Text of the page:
Miller Milling Sustainability Week

Sustainability Week Overview

Miller Milling held its first ever company-wide Sustainability Week following Earth Day.  The week’s intention was to dedicate time for education, to raise awareness, and to promote action around sustainability.  The initiatives were meant to spark curiosity in people across all areas of the business, to share the company’s sustainability strategies, and to participate in activities important to valuing the planet and people.  

The week began with a company-wide kick-off meeting in which Miller Milling’s Sustainability Week was introduced in line with the company’s Sustainability Strategies of carbon reduction, regenerative practices, and supporting people. The activities of the week included a Carbon Footprint Challenge, Volunteer Projects, a Lunch-and-Learn, a food drive, and the launch of a new sustainability suggestion process for employees.

The Carbon Footprint Challenge

The Carbon Footprint Challenge is a way to gauge personal environmental impact and consumption by calculating the total amount of greenhouse gases being produced as a result of daily lifestyle choices. Each employee was encouraged to do the challenge and was asked to reflect on their results. The entire company from corporate teams to each mill site team was invited to participate by completing an online survey of their personal tendencies around energy use, travel, food, and other topics.  The average footprint of the 113 participants was 56 tons of CO2 annually. According to the Nature Conservancy, the US average footprint is 16 tons, which is one of the highest averages in the world. Globally the average is 4 tons. All who completed the survey were eligible for a site-wide raffle where an RTIC cooler was given away.  In addition, the company raffled off one Aventon Pace 500 e-Bike to a participant. Many of the reflection responses made clear that this activity prompted new thinking around how to live more sustainably.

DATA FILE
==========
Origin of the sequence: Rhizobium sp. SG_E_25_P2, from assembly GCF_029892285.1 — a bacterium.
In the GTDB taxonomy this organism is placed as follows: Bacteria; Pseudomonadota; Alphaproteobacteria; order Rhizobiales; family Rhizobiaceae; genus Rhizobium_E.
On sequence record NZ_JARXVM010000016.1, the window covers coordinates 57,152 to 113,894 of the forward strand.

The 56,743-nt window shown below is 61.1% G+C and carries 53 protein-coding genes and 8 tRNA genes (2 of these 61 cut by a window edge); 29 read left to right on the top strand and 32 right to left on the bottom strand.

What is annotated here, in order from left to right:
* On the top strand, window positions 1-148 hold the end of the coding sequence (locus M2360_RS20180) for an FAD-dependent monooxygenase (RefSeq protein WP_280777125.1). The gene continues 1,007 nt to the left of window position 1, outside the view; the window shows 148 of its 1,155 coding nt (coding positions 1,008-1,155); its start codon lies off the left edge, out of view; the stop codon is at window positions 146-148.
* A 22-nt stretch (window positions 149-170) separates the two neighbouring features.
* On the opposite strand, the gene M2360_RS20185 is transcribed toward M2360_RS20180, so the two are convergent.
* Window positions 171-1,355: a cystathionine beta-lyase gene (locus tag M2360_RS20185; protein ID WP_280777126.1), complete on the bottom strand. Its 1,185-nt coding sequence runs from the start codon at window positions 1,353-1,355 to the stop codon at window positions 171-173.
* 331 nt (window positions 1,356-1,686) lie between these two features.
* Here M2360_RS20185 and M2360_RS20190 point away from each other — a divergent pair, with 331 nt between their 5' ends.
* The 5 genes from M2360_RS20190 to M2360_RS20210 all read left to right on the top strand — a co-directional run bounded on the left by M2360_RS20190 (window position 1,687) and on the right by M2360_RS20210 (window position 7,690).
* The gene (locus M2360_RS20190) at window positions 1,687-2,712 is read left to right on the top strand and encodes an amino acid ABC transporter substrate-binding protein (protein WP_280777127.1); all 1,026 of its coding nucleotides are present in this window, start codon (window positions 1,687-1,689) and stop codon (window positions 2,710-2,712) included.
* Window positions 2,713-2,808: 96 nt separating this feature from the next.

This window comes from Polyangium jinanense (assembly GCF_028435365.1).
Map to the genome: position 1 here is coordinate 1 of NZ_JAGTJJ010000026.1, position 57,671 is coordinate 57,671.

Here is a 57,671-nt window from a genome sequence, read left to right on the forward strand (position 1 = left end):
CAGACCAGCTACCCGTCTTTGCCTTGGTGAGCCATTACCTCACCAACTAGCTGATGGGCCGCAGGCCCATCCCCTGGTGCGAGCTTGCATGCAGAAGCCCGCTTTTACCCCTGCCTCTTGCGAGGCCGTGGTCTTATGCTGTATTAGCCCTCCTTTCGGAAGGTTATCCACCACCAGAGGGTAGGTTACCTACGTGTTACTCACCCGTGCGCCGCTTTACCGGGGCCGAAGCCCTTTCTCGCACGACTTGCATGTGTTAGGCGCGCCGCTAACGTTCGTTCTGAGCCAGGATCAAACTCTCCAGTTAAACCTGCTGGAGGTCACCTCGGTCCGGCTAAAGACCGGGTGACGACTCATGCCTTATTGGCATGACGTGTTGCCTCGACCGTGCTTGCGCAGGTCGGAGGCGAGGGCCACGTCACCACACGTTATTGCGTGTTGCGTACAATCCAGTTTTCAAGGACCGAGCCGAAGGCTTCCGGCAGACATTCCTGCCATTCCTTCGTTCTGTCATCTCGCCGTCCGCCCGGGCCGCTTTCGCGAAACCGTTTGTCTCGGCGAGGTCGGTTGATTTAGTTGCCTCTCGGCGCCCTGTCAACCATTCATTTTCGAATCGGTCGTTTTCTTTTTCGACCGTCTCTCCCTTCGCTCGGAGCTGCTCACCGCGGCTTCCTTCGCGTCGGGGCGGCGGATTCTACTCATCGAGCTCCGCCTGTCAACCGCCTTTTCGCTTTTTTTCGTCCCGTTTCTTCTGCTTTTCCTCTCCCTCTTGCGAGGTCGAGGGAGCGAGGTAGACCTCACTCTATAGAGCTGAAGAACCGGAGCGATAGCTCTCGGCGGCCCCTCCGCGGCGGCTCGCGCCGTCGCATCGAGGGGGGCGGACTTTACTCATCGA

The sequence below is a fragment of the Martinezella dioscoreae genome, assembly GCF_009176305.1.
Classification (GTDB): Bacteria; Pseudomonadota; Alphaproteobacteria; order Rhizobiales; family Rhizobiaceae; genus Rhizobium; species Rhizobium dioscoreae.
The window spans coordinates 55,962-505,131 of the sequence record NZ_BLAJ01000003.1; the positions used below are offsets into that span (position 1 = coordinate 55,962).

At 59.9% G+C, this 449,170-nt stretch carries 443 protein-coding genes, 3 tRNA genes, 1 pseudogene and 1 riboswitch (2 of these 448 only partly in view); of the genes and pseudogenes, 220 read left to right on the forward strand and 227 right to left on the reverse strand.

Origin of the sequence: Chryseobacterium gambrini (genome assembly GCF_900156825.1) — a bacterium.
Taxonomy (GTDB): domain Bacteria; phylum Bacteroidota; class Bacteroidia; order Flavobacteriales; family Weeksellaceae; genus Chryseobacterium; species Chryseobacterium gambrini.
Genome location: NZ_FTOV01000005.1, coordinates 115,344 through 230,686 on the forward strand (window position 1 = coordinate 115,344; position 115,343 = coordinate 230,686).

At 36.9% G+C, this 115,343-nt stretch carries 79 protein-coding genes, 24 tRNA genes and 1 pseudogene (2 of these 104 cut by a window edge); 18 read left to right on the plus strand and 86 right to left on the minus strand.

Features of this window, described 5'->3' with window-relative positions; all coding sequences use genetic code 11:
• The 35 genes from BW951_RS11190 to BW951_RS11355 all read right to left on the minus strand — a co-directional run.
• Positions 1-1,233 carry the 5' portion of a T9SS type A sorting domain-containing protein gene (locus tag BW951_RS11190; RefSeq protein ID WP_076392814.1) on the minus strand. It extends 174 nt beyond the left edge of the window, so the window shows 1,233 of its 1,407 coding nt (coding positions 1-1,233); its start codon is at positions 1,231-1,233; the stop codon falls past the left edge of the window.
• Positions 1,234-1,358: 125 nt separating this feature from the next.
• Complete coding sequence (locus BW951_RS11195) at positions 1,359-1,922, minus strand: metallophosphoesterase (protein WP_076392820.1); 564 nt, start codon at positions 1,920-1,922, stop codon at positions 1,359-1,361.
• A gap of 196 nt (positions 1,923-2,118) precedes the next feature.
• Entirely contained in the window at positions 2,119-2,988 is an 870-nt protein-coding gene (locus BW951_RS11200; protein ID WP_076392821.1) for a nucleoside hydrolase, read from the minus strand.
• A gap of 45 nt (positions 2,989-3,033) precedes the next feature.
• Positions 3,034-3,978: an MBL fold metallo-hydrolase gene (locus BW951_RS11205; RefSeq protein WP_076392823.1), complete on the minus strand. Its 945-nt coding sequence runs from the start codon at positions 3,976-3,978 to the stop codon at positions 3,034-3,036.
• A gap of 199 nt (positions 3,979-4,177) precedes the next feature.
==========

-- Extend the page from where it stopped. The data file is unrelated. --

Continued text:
Volunteer Projects

The Volunteer Projects were intended to support local organizations and communities where Miller Milling operates. The projects differed at each site as Corporate volunteered at Feed My Starving Children, LA will be participating in a Beach Clean-up, Oakland will be volunteering at Alameda Co. Community Food Bank, Fresno volunteered at Central California Food Bank and Blood Drive, Saginaw volunteered at Community Link Food Bank, and Winchester will be volunteering at the local Apple Blossom Festival as well as Clean-Up activities at Winchester Rescue Mission. Each event allowed employees to better their community in some way by donating their time.  


The Lunch-and-Learn was an initiative to educate employees about a sustainability topic. This week, the topic of composting at home was explored because of its importance in reducing landfill waste and greenhouse gas emissions from food waste. Each mill location and corporate sessions were led by one person who was passionate about the topic. Those who participated in this event were given the opportunity to be entered into a raffle to win an at home rotating compost bin. This event helped engage and educate employees on practices they can implement in their own lives to support sustainability.